This is a bit muddled. What you say are not "things that you can do to speed things up"; rather, they are mandatory requirements of your type to be eligible as the element type of an unordered map, and also for an unordered set (which you might rather want). You need to provide an equality operator that compares objects, not hash values. The whole point of ...


4

Try: it != map.end() as the for loop termination condition (instead of it < map.end()).


3

I would start working with ranges, like so: template<typename BoostUnorderedMap, typename Key> boost::iterator_range< typename BoostUnorderedMap::local_iterator > get_bucket_range( BoostUnorderedMap& myMap, Key const& k ) { int bucketIndex = myMap.bucket( k ); return boost::iterator_range< typename ...


3

In case of iterators you must use != operator: boost::unordered_map<std::string, int>::iterator it = map.begin(); for(; it != map.end(); ++it){ cout << map[it->first]; } You cant use < because iterator points to memory, and you cant guarantee that memory is contiguous. That's why you MUST use != compare.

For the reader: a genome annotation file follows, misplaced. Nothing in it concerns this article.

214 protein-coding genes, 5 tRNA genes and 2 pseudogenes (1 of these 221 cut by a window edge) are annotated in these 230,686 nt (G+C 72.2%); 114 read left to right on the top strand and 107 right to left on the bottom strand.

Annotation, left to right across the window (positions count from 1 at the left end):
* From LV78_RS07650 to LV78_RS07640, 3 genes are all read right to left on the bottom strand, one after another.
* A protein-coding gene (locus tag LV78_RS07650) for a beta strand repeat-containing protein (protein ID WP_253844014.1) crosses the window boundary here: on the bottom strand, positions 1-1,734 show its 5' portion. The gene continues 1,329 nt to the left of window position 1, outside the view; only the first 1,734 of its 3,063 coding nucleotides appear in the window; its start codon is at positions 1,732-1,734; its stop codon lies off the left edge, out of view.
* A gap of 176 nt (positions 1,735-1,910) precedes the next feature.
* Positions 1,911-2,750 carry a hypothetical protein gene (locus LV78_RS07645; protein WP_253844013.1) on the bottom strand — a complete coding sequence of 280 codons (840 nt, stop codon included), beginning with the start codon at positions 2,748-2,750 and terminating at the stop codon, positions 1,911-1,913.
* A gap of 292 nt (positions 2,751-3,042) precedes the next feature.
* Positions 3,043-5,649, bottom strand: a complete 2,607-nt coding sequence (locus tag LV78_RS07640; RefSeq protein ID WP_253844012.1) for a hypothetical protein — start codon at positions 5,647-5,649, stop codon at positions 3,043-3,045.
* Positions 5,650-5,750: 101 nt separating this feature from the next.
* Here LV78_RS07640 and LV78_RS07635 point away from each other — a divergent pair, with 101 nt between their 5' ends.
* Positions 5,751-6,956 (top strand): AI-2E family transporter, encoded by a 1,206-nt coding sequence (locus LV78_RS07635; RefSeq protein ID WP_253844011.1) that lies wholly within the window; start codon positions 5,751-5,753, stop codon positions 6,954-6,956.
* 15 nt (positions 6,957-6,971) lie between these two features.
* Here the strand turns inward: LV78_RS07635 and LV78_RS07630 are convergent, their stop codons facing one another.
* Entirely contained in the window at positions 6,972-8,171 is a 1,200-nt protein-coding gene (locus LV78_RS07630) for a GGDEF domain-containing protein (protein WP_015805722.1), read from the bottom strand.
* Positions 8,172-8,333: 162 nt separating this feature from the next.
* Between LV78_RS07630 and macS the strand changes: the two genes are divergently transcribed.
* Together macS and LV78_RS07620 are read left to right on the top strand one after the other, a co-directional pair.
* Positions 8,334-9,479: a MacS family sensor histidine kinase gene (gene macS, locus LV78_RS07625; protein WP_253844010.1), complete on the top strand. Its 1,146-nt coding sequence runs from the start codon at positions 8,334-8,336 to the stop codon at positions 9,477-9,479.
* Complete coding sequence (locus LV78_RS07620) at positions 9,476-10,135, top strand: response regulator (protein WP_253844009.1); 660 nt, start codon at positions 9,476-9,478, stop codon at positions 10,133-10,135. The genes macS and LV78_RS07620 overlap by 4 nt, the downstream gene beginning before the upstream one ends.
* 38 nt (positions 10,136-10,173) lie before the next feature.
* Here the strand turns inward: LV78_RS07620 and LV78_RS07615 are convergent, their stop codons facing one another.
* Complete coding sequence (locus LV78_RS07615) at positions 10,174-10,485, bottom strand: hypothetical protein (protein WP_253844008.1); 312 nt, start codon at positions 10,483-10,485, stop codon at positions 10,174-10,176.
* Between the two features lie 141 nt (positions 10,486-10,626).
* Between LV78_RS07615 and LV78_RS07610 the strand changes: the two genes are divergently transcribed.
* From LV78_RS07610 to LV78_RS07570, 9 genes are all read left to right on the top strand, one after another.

3

Where you find such insert method? std::pair<iterator, bool> insert(value_type const&); std::pair<iterator, bool> insert(value_type&&); iterator insert(const_iterator, value_type const&); iterator insert(const_iterator, value_type&&); template<typename InputIterator> void insert(InputIterator, ...


2

forget about hash; there is nothing (at least from your question) that suggests you have a meaningful key; lets take a step back and rephrase your actual performance goals: you want to quickly validate no duplicates ever exist for any of your State objects comment if i need to add others. From the aforementioned goal, and from your comment i would ...


2

An unordered_map is a hashtable. You don't store the hash; it is done internally as the storage and lookup method. Given your requirements, an unordered_set might be more appropriate, since your object is the only item to store. You are a little confused though -- the equality operator and hash function are not truly performance items, but required for ...